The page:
An Instrument of War

“Painting is not done to decorate apartments. It is an instrument of war.”

So said Pablo Picasso.

The same is true of writing.

I have nothing to say about the quotation. It speaks for itself.

It seems that so many artists, of all kinds, those of us who live relatively easy lives, forget the power we possess, latent though it may be.  Art is an instrument of other things as well, beauty, ugliness, imagination, creating entire new worlds within this one we inhabit. But it always has the potential to question, challenge, defy. To wage war.

Never forget that.



Write Every Day

This is hardly original advice. Many people have said it before. But it is so crucially essential that I say it here again. Write every day. Every single day. Only by writing every day does the mind slip more naturally into writing mode when faced with a keyboard and screen. Only by writing every day does the story expand to a living, breathing essence, a thing of dimensional vibrancy that seems almost real, so very nearly real, existing all around, both within and without, until the barrier between life and story dissolves, and the writer finds herself existing in a realm of multiple realities, of endless possibilities. Only by writing every day does a person become that writer.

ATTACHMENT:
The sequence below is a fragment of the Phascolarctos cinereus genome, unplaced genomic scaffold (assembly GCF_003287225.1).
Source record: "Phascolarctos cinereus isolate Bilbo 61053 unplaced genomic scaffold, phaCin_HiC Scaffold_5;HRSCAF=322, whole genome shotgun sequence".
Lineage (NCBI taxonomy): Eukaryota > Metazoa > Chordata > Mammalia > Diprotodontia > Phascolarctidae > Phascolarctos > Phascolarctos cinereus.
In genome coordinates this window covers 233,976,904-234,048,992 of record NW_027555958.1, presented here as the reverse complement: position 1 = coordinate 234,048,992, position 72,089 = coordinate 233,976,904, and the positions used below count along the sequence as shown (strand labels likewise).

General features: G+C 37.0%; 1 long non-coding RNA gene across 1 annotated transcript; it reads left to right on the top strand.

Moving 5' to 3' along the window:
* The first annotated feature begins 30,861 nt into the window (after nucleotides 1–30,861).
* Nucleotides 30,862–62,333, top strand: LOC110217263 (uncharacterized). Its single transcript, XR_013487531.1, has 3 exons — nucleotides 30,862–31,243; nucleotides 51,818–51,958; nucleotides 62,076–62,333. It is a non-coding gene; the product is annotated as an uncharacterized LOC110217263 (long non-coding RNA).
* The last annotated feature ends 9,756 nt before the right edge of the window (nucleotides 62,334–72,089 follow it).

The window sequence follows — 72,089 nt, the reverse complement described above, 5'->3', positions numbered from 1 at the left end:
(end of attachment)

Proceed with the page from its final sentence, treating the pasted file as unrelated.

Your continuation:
This advice can be difficult to follow. Time. People are so busy, with multiple commitments, work, family, and social, getting little enough sleep as it is, that yet one more daily task seems too great a burden. The best strategy is setting a realistic goal, a minimum number of words per day. Whatever that minimum may be. There is no right or wrong figure. Whatever can be reasonably accomplished, however limited.

Let’s do a little math. Take a very low word number per day, say 250 words. Seems like almost nothing. Even for slow writers like me, 250 words can be written without difficulty, in maybe half an hour. For fast writers, 250 words can take mere minutes. Multiply 250 words per day by 365 days. The result? 91,250 words. That’s a novel. In one year, writing only 250 words per day, an entire novel will appear. Think about that. A year goes by so fast. It will fly by whether or not words are written, so isn’t it far better to have a novel completed at the end? Two years, two novels. Five years, five novels. All from writing 250 words per day. Rather amazing.